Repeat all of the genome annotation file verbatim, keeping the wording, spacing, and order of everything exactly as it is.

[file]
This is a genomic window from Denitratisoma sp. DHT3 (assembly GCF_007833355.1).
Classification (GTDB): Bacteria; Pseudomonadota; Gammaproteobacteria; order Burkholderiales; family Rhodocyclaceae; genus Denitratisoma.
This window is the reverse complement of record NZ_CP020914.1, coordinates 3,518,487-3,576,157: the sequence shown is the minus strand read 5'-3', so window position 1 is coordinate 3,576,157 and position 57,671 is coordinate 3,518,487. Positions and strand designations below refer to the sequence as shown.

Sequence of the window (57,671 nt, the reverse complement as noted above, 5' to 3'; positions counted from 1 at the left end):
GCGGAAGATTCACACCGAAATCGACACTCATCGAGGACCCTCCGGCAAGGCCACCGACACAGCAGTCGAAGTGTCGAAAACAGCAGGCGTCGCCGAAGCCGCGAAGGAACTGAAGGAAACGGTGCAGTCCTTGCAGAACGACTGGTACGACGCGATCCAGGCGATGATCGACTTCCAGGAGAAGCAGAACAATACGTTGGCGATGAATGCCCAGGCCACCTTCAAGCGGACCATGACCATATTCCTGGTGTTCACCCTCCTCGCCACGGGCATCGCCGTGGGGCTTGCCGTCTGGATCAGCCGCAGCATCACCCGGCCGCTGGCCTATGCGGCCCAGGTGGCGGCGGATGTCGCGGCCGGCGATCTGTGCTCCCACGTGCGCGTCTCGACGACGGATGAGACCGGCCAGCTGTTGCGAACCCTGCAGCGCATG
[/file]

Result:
This is a genomic window from Denitratisoma sp. DHT3 (assembly GCF_007833355.1).
Classification (GTDB): Bacteria; Pseudomonadota; Gammaproteobacteria; order Burkholderiales; family Rhodocyclaceae; genus Denitratisoma.
This window is the reverse complement of record NZ_CP020914.1, coordinates 3,518,487-3,576,157: the sequence shown is the minus strand read 5'-3', so window position 1 is coordinate 3,576,157 and position 57,671 is coordinate 3,518,487. Positions and strand designations below refer to the sequence as shown.

Sequence of the window (57,671 nt, the reverse complement as noted above, 5' to 3'; positions counted from 1 at the left end):
GCGGAAGATTCACACCGAAATCGACACTCATCGAGGACCCTCCGGCAAGGCCACCGACACAGCAGTCGAAGTGTCGAAAACAGCAGGCGTCGCCGAAGCCGCGAAGGAACTGAAGGAAACGGTGCAGTCCTTGCAGAACGACTGGTACGACGCGATCCAGGCGATGATCGACTTCCAGGAGAAGCAGAACAATACGTTGGCGATGAATGCCCAGGCCACCTTCAAGCGGACCATGACCATATTCCTGGTGTTCACCCTCCTCGCCACGGGCATCGCCGTGGGGCTTGCCGTCTGGATCAGCCGCAGCATCACCCGGCCGCTGGCCTATGCGGCCCAGGTGGCGGCGGATGTCGCGGCCGGCGATCTGTGCTCCCACGTGCGCGTCTCGACGACGGATGAGACCGGCCAGCTGTTGCGAACCCTGCAGCGCATG